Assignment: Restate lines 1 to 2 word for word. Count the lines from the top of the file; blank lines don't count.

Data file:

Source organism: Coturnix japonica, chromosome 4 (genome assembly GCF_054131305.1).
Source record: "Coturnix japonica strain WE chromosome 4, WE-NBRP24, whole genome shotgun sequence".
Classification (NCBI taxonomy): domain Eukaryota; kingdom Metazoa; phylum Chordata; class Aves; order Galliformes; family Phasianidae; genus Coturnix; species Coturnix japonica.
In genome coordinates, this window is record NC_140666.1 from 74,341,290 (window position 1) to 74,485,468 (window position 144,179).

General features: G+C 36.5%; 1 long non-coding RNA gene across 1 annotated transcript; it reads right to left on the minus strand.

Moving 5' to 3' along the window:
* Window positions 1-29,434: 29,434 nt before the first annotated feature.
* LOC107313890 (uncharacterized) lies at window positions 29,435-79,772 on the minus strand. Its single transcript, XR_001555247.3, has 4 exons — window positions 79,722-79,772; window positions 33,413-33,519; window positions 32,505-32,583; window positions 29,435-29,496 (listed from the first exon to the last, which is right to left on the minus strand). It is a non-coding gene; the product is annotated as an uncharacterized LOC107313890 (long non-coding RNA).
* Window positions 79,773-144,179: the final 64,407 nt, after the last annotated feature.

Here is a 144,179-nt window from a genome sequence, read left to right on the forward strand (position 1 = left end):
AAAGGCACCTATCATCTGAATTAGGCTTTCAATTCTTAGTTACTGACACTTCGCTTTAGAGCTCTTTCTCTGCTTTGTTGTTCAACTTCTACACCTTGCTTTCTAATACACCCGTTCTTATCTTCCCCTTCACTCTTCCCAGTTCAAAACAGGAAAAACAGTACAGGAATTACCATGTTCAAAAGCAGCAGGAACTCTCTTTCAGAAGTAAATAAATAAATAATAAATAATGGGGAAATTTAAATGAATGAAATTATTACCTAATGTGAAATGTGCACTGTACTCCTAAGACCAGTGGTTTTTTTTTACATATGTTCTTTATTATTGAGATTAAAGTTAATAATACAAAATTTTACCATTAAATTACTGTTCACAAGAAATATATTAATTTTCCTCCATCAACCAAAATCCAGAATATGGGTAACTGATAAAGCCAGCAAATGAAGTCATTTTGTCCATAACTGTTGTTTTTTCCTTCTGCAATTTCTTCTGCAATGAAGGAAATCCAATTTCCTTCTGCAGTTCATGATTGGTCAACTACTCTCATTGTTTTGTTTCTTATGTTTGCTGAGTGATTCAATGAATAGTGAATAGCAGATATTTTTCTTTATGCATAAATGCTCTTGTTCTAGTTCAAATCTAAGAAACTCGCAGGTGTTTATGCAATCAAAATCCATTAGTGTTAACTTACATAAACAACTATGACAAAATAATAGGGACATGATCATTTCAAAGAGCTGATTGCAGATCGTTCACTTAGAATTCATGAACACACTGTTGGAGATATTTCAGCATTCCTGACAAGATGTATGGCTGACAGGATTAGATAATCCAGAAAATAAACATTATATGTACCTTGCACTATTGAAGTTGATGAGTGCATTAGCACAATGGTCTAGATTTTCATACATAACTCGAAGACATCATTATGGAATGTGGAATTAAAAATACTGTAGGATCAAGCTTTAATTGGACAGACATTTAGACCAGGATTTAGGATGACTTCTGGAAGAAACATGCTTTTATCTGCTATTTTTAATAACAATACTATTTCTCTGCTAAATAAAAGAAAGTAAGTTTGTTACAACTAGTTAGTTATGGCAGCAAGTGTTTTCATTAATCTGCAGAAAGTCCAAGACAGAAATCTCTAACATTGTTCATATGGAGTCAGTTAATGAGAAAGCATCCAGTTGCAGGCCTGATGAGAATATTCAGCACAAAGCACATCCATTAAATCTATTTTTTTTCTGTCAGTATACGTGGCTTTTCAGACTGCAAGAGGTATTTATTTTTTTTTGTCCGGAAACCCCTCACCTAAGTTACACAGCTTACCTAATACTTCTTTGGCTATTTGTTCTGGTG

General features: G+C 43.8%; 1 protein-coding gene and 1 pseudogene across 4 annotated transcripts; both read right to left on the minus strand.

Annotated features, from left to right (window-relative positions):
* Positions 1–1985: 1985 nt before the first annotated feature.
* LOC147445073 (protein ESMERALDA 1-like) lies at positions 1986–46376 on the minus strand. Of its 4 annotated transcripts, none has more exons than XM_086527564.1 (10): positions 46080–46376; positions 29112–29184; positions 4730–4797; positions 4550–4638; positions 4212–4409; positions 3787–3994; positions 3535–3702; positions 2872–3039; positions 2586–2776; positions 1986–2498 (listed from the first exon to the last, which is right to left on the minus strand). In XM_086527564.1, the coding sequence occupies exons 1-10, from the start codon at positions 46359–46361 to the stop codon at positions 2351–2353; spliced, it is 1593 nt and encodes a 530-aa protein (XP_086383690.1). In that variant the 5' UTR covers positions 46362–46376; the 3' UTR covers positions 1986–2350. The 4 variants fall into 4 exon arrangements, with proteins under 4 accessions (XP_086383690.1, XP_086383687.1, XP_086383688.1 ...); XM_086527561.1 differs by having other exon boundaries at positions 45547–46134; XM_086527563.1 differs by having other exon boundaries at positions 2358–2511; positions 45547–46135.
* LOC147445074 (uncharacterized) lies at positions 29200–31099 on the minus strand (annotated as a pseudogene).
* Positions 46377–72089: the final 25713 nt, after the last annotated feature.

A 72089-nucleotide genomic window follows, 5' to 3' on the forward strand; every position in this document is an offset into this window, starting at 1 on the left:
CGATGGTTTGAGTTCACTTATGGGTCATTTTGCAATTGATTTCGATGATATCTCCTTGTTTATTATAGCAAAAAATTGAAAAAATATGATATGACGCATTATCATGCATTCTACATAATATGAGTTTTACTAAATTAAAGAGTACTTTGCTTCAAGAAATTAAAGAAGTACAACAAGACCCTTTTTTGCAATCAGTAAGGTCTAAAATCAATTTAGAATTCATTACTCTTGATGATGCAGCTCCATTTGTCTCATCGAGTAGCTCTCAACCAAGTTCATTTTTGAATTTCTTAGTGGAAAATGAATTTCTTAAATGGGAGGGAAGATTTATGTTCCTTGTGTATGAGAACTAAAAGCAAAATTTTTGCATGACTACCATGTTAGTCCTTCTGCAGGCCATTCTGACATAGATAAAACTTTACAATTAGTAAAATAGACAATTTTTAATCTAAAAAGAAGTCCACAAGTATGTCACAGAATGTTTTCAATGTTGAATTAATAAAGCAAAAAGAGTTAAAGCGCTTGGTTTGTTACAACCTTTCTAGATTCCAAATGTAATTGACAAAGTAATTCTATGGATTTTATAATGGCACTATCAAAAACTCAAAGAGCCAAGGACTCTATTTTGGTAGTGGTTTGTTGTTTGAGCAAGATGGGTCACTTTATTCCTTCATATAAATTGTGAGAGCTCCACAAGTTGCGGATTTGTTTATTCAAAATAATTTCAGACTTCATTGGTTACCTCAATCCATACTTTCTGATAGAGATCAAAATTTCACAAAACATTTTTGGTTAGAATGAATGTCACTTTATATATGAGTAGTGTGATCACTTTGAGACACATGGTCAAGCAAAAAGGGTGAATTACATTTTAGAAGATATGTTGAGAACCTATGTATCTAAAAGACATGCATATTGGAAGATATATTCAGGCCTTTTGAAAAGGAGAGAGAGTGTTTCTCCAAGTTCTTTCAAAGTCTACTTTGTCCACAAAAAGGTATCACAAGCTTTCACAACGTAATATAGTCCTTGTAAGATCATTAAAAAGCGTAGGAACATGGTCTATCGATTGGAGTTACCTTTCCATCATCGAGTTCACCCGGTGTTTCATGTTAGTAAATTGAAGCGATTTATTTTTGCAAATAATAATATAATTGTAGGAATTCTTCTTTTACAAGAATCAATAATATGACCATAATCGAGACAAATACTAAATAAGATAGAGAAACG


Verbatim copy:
Source organism: Coturnix japonica, chromosome 4 (genome assembly GCF_054131305.1).
Source record: "Coturnix japonica strain WE chromosome 4, WE-NBRP24, whole genome shotgun sequence".